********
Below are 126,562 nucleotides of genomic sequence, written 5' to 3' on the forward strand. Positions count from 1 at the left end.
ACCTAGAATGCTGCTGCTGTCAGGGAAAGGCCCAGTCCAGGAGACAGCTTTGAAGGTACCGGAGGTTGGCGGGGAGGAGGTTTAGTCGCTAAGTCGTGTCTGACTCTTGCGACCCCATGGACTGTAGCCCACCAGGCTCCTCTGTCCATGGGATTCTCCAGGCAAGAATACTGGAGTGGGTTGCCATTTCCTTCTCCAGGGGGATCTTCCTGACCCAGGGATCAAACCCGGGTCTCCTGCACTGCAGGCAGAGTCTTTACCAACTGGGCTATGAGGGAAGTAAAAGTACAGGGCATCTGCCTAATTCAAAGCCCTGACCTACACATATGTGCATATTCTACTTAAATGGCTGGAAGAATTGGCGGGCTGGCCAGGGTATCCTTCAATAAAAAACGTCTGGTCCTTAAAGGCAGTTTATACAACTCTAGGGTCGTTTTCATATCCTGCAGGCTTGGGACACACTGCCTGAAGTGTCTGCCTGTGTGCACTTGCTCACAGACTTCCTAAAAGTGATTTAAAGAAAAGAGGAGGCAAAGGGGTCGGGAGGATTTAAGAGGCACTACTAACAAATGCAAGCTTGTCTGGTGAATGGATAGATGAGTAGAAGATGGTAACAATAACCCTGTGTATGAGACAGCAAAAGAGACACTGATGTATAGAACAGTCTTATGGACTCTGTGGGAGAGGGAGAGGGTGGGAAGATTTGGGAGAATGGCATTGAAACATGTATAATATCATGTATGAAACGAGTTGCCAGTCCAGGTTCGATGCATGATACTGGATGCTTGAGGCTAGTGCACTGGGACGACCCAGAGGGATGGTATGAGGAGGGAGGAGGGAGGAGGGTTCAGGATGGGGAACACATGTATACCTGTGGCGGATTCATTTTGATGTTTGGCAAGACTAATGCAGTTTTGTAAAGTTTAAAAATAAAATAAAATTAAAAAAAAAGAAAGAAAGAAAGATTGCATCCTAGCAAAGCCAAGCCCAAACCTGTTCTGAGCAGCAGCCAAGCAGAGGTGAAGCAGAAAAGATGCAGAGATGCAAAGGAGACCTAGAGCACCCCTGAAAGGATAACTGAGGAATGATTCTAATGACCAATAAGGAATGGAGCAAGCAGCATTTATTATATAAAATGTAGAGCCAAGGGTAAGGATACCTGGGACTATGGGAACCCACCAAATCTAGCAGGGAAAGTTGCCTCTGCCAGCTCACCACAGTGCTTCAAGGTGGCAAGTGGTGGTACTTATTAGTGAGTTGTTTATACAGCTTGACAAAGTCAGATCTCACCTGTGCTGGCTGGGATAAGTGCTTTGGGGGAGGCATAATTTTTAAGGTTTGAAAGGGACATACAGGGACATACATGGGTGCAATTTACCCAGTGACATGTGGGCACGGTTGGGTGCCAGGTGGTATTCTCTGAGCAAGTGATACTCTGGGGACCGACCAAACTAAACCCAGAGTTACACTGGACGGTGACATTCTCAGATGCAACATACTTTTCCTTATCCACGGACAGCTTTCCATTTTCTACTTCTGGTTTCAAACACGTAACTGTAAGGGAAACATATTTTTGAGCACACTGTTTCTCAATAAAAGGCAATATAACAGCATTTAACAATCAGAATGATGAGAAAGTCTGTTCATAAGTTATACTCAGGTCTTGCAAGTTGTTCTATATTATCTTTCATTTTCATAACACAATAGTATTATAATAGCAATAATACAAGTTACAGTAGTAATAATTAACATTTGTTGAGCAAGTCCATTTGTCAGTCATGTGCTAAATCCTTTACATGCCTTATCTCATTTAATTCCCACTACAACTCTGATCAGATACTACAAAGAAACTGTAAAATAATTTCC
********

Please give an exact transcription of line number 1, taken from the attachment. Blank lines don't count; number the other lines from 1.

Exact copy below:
Below are 126,562 nucleotides of genomic sequence, written 5' to 3' on the forward strand. Positions count from 1 at the left end.